This local focus can be seen in attacks patterns urban and rural areas. Attacks on foreign tourists are high profile but uncommon, as are incidents targeting Tunisian civilians. Most violence is aimed at government officials, mainly security and military personnel – as occurred in Thursday’s bombings.
The local drivers and persistent nature of terrorism in Tunisia underscore that attacks won’t be stopped by security forces alone. Since 2015, the government, supported by international partners, has invested heavily in strengthening the ability of counter-terrorism forces and non-specialised police to uncover and respond to terrorism.
But better trained and equipped security forces can only minimise the threat, not beat it. Doing so requires addressing the country’s economic malaise, underperforming political system and entrenched inequality – the conditions that fuel societal grievances and influence some youth to join terrorist groups.
While a number of initiatives to prevent extremism have been undertaken by government and international donors, many have been uncoordinated, with limited geographic reach and impact. Preventing terrorism hasn’t commanded the financial resources or sustained government interest lavished on security force capacity building.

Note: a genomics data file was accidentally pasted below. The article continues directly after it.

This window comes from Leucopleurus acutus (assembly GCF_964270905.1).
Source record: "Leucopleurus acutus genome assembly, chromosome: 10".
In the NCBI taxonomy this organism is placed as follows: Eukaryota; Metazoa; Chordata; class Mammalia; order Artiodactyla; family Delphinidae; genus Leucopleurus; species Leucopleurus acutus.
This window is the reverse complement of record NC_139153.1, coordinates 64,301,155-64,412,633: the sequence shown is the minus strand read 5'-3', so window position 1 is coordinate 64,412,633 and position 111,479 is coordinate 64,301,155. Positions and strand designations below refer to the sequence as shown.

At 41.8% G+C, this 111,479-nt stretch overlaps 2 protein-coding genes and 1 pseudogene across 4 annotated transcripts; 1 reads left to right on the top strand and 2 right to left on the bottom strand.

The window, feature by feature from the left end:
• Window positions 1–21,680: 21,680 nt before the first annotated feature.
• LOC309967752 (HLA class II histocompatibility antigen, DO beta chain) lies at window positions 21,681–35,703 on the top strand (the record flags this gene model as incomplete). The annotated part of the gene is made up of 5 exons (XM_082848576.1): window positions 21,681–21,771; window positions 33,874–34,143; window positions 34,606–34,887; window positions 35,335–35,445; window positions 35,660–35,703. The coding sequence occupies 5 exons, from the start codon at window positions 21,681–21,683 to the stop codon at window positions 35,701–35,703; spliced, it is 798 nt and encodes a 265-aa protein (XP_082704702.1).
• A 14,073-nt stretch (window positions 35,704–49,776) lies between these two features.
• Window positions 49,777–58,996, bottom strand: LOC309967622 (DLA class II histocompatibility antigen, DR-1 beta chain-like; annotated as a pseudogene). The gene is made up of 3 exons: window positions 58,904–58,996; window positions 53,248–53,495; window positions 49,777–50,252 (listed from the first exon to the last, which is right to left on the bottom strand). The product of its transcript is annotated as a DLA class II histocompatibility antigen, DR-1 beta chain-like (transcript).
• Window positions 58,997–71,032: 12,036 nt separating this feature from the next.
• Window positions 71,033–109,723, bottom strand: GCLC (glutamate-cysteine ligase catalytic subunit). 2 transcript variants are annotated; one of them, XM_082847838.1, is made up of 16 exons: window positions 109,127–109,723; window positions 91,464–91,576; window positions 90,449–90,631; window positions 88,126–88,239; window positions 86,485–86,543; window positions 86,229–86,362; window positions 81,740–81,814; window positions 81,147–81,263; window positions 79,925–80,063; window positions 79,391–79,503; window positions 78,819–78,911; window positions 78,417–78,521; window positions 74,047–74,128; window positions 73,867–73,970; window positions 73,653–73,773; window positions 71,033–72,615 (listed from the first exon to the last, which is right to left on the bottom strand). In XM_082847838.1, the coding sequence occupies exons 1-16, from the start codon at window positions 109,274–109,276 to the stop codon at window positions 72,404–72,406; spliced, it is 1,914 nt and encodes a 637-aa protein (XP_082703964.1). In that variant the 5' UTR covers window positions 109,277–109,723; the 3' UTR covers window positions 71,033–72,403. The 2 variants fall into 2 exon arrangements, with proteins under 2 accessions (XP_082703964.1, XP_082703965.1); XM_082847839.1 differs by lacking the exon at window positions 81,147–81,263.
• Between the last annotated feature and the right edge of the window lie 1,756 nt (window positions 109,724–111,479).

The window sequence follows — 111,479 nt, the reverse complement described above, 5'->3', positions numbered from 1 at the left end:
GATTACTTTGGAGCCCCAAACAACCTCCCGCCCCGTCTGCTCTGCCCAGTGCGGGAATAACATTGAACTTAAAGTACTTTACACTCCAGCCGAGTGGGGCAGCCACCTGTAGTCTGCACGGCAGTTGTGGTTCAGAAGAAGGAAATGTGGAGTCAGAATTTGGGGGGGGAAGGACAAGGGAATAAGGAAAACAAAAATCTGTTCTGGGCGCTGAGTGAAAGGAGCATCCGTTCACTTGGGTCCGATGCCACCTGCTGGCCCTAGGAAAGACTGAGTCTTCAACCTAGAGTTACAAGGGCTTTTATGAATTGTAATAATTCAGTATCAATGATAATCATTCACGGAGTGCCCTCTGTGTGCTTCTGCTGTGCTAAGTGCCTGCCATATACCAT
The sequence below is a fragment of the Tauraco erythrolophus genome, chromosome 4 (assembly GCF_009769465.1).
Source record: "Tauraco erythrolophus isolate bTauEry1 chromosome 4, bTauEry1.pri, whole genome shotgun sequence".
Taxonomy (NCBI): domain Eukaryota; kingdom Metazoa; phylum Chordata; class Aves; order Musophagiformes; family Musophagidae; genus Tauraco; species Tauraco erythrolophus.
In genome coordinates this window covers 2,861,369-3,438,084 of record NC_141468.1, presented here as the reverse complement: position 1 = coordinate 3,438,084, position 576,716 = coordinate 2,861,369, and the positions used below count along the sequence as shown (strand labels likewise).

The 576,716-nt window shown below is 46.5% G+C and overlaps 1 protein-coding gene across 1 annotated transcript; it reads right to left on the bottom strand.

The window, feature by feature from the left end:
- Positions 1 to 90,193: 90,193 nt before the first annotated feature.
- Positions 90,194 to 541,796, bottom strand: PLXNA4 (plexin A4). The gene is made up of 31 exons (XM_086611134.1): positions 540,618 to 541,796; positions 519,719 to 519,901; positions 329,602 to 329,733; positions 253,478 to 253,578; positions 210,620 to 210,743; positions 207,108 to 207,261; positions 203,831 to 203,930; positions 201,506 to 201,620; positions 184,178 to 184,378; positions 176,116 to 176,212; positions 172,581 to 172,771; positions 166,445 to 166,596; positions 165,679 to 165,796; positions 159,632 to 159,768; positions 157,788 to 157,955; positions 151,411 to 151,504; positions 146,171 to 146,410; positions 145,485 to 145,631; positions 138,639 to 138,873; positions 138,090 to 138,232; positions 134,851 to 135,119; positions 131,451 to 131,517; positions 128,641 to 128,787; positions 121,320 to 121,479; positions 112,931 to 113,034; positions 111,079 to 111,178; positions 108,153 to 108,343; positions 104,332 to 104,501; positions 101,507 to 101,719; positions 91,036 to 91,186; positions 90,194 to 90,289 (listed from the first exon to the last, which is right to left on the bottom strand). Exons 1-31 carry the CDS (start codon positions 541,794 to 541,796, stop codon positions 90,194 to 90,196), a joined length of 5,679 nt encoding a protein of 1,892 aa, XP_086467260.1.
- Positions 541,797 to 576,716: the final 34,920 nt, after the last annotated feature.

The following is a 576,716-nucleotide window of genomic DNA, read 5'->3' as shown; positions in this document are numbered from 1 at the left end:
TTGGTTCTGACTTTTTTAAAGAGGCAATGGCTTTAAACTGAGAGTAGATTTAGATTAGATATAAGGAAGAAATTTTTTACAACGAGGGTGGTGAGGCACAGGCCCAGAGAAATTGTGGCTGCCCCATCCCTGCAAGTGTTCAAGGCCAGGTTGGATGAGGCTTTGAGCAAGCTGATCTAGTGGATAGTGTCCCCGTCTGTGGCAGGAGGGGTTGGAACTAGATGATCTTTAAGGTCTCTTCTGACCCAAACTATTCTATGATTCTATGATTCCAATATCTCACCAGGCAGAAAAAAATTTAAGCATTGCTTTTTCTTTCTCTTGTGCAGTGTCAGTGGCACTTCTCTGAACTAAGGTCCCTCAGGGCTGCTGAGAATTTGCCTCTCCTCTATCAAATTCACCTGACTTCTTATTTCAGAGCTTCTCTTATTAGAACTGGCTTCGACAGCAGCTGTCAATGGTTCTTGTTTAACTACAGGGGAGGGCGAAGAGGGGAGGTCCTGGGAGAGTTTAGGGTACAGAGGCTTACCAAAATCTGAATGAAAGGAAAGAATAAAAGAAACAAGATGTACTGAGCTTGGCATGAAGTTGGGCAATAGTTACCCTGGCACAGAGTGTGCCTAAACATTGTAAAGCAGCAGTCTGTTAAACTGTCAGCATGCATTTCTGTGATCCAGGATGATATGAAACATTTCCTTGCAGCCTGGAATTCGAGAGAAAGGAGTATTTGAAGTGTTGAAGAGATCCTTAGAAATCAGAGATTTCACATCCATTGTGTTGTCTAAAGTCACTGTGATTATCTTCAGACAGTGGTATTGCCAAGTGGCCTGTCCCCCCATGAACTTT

As the Tunisian government and international partners plan their responses to Thursday’s attacks, investigations and prosecutions should be a priority. But those taking action must not lose sight of what drives terrorism in Tunisia. Security-first approaches must be expanded to include holistic strategies that prevent terrorist recruitment.
This means tackling the underlying problems that threaten Tunisia’s stability. None of this can be done quickly or easily, and will require considerable strategic patience by security forces who have historically dominated government decision making on safety issues. It is, however, the best option to ensure that attacks don’t continue to flare. DM
Dr Matt Herbert is a senior research consultant, ISS
It was legal in 1913 America to mail your children. The stamps affixed to said offspring's clothing cost 53 cents.